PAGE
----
Fans of hard science fiction will be a little put off by the fact that the battle action is completely based on world war era aerial dogfighting. There are bombers and fighters, the fighters loop and swoop, pulling up at the last second before crashing into moons and rocking each other in their wakes. Chromed exhaust ports throw off their handling characteristics. It's entertaining as long as you accept it for what it is. As contrast, a slightly more realistic space battle can be found at the very end of The Aluminum Quest but it is in no way the focus of that tale as the battles are here. That is good because a realistic battle between spacecraft would probably not make good entertainment. It is doubtful one would ever see the enemy. The action would probably take place in time regimes we cannot perceive, like months (Tangle in the Dark) or microseconds (Zhlindu). The weapons would probably be beams that would be invisible and silent, aimed more at the ship's electronics than human crew, though it is unlikely any crew would actually be sent into battle as they and their life support are too bulky and too slow thinking to have any tactical use. Note that the ships in Aluminum Quest, Tangle in the Dark and Zhindu have only simulated humans aboard.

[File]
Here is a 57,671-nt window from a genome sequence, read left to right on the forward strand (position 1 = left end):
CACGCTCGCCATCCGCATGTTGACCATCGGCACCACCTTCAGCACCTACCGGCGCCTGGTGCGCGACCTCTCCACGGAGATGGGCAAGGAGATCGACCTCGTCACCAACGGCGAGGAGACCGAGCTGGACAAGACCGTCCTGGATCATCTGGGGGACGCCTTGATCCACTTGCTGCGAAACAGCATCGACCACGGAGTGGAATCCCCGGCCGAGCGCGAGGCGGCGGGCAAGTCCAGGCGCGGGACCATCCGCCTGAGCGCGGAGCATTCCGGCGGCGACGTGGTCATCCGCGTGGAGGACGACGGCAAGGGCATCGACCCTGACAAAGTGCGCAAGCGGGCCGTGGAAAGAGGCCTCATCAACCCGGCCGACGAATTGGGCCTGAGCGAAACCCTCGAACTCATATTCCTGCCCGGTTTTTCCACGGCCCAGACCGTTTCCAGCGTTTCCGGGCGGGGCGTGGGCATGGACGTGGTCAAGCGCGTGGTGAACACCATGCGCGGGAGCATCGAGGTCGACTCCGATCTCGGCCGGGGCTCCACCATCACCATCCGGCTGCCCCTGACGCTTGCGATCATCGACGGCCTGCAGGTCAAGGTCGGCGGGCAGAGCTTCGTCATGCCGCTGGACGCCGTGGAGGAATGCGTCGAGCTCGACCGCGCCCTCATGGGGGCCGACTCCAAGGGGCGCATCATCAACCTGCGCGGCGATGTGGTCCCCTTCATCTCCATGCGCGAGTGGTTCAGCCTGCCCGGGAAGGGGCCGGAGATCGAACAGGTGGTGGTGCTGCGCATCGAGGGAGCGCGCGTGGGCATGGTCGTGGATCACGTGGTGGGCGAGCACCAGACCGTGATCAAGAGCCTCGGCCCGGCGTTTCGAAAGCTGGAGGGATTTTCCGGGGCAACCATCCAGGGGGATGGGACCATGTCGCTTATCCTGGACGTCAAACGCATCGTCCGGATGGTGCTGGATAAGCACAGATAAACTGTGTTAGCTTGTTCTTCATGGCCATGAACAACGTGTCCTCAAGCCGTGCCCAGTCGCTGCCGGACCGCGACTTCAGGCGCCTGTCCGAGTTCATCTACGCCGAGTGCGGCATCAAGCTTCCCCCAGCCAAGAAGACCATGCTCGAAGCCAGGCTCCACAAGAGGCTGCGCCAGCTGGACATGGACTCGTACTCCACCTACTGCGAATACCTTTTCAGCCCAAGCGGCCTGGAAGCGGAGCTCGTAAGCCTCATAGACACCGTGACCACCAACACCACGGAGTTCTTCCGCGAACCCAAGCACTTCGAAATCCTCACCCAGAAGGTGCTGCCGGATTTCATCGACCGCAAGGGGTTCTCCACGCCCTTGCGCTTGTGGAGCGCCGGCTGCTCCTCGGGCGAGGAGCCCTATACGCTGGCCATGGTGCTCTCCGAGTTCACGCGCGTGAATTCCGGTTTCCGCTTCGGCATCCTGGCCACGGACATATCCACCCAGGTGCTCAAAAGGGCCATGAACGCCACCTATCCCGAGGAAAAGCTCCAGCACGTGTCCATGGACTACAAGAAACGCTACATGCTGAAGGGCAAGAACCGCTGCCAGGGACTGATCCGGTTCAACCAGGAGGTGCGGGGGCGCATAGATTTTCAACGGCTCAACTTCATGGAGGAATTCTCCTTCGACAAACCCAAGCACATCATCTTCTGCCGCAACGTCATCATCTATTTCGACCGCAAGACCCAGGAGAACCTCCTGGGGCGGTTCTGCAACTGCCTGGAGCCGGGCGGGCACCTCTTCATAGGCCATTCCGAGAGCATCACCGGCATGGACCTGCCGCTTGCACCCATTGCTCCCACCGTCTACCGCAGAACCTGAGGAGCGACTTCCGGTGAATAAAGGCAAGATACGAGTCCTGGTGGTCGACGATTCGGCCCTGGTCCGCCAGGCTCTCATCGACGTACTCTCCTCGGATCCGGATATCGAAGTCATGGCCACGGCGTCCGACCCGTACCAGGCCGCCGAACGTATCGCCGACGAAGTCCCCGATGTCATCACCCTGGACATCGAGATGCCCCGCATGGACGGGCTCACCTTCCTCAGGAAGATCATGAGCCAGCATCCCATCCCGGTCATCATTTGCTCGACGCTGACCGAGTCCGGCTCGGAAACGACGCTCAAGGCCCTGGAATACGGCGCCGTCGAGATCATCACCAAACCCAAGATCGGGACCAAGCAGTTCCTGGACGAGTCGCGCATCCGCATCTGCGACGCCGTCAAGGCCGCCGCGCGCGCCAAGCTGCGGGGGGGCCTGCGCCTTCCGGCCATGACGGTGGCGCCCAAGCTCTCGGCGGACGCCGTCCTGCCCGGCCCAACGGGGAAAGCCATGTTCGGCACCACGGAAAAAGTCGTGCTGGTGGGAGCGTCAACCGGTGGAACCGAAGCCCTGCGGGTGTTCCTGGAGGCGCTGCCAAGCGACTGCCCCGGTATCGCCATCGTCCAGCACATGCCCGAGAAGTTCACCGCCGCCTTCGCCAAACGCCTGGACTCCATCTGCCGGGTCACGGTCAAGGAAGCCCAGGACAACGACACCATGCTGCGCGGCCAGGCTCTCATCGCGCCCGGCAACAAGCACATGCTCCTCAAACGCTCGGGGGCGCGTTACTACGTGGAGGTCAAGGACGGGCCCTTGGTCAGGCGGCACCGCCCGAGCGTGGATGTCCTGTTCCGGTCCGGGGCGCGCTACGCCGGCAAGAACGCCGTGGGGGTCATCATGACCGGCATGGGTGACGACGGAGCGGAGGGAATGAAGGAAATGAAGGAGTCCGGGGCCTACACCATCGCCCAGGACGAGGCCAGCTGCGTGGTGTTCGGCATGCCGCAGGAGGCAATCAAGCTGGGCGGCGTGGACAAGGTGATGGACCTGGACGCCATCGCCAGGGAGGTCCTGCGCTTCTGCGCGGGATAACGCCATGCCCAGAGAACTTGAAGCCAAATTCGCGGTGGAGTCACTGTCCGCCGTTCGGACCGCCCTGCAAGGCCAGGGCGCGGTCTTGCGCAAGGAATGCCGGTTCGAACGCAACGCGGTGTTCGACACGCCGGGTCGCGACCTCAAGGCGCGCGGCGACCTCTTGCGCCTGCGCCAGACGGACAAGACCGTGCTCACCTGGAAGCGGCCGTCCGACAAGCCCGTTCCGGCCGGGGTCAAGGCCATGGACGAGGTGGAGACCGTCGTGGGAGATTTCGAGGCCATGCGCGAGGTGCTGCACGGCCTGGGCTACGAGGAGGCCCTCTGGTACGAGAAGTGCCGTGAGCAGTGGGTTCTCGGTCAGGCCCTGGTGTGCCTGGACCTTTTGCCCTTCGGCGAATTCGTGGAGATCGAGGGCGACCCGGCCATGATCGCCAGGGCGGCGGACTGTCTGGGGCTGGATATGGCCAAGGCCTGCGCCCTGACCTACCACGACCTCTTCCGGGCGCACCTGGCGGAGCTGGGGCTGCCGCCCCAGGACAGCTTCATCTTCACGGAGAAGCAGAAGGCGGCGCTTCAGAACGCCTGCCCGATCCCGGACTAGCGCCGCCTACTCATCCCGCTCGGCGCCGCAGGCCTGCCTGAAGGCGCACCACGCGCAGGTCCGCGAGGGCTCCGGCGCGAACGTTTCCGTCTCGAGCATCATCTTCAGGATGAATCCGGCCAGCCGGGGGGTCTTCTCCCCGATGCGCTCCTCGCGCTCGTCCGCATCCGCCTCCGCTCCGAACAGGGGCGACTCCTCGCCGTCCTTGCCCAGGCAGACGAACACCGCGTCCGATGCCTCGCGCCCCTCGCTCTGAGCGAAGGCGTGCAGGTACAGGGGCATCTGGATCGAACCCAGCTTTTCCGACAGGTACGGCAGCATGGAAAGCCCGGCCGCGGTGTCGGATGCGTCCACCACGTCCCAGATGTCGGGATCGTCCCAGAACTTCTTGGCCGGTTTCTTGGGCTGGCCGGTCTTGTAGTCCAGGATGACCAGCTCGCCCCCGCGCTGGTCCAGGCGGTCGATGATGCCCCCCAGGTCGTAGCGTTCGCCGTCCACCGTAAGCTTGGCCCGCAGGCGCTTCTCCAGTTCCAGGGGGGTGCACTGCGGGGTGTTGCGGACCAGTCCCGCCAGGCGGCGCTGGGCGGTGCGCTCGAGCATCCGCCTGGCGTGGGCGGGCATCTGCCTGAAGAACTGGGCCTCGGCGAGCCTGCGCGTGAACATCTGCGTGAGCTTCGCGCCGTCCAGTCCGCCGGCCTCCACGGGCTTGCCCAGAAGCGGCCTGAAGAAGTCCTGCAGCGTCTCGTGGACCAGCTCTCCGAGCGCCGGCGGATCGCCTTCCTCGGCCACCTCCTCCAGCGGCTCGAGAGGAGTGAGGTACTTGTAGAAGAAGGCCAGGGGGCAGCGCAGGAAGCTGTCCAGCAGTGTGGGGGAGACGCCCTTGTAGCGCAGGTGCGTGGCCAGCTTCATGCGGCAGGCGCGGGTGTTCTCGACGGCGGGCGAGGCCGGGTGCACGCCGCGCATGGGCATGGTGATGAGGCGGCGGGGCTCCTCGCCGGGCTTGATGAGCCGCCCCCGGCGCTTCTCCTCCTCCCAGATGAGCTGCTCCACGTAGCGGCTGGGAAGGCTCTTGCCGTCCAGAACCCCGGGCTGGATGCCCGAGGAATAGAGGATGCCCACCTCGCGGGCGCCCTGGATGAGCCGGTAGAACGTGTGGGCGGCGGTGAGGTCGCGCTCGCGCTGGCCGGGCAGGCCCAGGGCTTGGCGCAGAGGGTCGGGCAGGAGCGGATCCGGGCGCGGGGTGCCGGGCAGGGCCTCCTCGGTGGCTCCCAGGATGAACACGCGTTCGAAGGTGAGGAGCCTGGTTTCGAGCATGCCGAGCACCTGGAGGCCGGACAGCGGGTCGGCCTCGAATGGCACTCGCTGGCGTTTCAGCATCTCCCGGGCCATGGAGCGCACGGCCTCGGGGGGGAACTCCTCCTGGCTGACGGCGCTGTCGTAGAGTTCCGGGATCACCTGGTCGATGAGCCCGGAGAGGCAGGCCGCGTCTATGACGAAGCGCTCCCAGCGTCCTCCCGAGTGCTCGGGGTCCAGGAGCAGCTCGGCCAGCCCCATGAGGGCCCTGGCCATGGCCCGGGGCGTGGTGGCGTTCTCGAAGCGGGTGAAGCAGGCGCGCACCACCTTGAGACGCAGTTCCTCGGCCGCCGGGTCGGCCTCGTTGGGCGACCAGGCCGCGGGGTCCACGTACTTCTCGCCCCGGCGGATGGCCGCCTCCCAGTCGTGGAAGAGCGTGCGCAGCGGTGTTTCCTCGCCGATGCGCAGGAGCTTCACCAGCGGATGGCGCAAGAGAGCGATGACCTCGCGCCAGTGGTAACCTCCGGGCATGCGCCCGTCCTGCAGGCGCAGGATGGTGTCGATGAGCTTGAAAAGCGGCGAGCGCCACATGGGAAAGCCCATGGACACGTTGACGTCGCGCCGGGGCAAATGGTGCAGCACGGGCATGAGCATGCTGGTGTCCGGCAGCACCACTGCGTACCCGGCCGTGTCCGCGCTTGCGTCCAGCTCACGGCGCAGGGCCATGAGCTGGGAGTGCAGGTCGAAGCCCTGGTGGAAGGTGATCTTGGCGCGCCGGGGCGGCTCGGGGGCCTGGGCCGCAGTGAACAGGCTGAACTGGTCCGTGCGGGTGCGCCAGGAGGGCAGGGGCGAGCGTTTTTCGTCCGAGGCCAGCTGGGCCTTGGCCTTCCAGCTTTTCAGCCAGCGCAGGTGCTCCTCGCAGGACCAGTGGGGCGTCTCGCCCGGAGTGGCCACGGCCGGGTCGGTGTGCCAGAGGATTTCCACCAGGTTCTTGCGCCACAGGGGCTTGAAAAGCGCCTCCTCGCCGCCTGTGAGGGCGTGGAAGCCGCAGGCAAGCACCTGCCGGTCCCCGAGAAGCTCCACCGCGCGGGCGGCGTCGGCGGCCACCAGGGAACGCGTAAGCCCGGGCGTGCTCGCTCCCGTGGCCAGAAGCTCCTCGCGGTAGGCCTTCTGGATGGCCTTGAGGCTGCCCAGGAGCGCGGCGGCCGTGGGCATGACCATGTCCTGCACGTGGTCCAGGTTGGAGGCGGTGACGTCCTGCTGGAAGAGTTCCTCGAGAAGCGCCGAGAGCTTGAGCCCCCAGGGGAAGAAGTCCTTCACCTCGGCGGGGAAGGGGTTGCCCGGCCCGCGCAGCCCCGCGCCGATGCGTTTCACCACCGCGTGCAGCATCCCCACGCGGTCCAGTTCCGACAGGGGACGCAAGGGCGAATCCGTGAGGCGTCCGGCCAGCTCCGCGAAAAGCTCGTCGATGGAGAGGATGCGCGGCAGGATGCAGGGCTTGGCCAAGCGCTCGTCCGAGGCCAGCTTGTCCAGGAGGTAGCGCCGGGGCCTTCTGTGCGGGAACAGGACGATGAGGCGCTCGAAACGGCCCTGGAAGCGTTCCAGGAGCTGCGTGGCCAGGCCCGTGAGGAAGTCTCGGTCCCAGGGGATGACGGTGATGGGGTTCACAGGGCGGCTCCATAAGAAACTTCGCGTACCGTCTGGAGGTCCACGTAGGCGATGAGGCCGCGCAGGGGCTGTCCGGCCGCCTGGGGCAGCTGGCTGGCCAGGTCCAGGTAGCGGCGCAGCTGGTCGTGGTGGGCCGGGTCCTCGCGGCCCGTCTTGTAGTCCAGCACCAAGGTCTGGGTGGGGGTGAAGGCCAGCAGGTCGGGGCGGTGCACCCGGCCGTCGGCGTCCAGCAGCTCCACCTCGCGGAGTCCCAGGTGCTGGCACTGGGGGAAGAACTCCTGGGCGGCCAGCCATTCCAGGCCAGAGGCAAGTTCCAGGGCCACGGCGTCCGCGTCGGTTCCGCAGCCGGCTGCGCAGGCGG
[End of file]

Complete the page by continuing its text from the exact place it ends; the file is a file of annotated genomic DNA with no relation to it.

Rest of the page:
The author throws in a lot of references to the early video game gear such as 'Z80A,' '6502' and '8 bit simulation'. Things like this make it a bit of an insider's story that is best appreciated by fans of the game. In spite of that it could be fun for fans of military space opera who do not mind taking (extreme) liberties with the properties of spacecraft.